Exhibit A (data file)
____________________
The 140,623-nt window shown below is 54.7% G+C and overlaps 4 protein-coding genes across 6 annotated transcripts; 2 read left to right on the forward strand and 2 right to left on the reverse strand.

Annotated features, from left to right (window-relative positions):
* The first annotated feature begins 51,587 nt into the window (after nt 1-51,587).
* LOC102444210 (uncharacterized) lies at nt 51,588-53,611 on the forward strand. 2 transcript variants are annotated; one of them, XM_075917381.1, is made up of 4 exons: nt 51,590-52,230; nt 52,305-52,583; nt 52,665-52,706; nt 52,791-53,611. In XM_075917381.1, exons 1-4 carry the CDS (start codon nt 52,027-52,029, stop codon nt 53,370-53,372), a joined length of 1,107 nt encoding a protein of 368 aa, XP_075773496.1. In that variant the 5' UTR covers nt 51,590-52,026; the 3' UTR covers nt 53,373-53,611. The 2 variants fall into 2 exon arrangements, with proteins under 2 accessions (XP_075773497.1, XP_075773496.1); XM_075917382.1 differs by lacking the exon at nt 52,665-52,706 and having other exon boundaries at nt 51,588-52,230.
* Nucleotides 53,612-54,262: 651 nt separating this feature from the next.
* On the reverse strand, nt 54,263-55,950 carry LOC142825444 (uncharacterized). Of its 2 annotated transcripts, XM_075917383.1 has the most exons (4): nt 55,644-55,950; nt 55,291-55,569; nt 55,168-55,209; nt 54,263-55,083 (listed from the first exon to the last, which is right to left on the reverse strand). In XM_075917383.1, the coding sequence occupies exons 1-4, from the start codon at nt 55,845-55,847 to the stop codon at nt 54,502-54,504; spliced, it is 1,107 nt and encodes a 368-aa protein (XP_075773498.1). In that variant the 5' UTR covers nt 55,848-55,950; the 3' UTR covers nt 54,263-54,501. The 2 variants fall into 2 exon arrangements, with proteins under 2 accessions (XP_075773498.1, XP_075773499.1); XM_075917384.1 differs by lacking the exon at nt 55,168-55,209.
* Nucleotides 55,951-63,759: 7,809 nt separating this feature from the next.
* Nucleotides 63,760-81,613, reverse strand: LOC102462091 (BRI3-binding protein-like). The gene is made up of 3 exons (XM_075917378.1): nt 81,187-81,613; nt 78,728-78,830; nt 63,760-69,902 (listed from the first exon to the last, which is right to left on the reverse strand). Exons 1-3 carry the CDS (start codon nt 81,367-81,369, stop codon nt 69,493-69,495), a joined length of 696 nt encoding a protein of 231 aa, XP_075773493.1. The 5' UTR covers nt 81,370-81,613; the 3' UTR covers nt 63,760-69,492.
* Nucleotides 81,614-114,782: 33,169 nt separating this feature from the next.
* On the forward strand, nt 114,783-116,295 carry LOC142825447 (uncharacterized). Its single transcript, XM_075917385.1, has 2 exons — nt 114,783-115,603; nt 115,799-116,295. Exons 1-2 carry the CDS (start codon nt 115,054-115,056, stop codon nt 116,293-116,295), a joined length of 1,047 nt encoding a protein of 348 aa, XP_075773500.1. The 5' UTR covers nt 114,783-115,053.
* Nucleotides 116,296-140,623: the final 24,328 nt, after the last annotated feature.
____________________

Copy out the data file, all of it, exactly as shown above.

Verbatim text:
The 140,623-nt window shown below is 54.7% G+C and overlaps 4 protein-coding genes across 6 annotated transcripts; 2 read left to right on the forward strand and 2 right to left on the reverse strand.

Annotated features, from left to right (window-relative positions):
* The first annotated feature begins 51,587 nt into the window (after nt 1-51,587).
* LOC102444210 (uncharacterized) lies at nt 51,588-53,611 on the forward strand. 2 transcript variants are annotated; one of them, XM_075917381.1, is made up of 4 exons: nt 51,590-52,230; nt 52,305-52,583; nt 52,665-52,706; nt 52,791-53,611. In XM_075917381.1, exons 1-4 carry the CDS (start codon nt 52,027-52,029, stop codon nt 53,370-53,372), a joined length of 1,107 nt encoding a protein of 368 aa, XP_075773496.1. In that variant the 5' UTR covers nt 51,590-52,026; the 3' UTR covers nt 53,373-53,611. The 2 variants fall into 2 exon arrangements, with proteins under 2 accessions (XP_075773497.1, XP_075773496.1); XM_075917382.1 differs by lacking the exon at nt 52,665-52,706 and having other exon boundaries at nt 51,588-52,230.
* Nucleotides 53,612-54,262: 651 nt separating this feature from the next.
* On the reverse strand, nt 54,263-55,950 carry LOC142825444 (uncharacterized). Of its 2 annotated transcripts, XM_075917383.1 has the most exons (4): nt 55,644-55,950; nt 55,291-55,569; nt 55,168-55,209; nt 54,263-55,083 (listed from the first exon to the last, which is right to left on the reverse strand). In XM_075917383.1, the coding sequence occupies exons 1-4, from the start codon at nt 55,845-55,847 to the stop codon at nt 54,502-54,504; spliced, it is 1,107 nt and encodes a 368-aa protein (XP_075773498.1). In that variant the 5' UTR covers nt 55,848-55,950; the 3' UTR covers nt 54,263-54,501. The 2 variants fall into 2 exon arrangements, with proteins under 2 accessions (XP_075773498.1, XP_075773499.1); XM_075917384.1 differs by lacking the exon at nt 55,168-55,209.
* Nucleotides 55,951-63,759: 7,809 nt separating this feature from the next.
* Nucleotides 63,760-81,613, reverse strand: LOC102462091 (BRI3-binding protein-like). The gene is made up of 3 exons (XM_075917378.1): nt 81,187-81,613; nt 78,728-78,830; nt 63,760-69,902 (listed from the first exon to the last, which is right to left on the reverse strand). Exons 1-3 carry the CDS (start codon nt 81,367-81,369, stop codon nt 69,493-69,495), a joined length of 696 nt encoding a protein of 231 aa, XP_075773493.1. The 5' UTR covers nt 81,370-81,613; the 3' UTR covers nt 63,760-69,492.
* Nucleotides 81,614-114,782: 33,169 nt separating this feature from the next.
* On the forward strand, nt 114,783-116,295 carry LOC142825447 (uncharacterized). Its single transcript, XM_075917385.1, has 2 exons — nt 114,783-115,603; nt 115,799-116,295. Exons 1-2 carry the CDS (start codon nt 115,054-115,056, stop codon nt 116,293-116,295), a joined length of 1,047 nt encoding a protein of 348 aa, XP_075773500.1. The 5' UTR covers nt 114,783-115,053.
* Nucleotides 116,296-140,623: the final 24,328 nt, after the last annotated feature.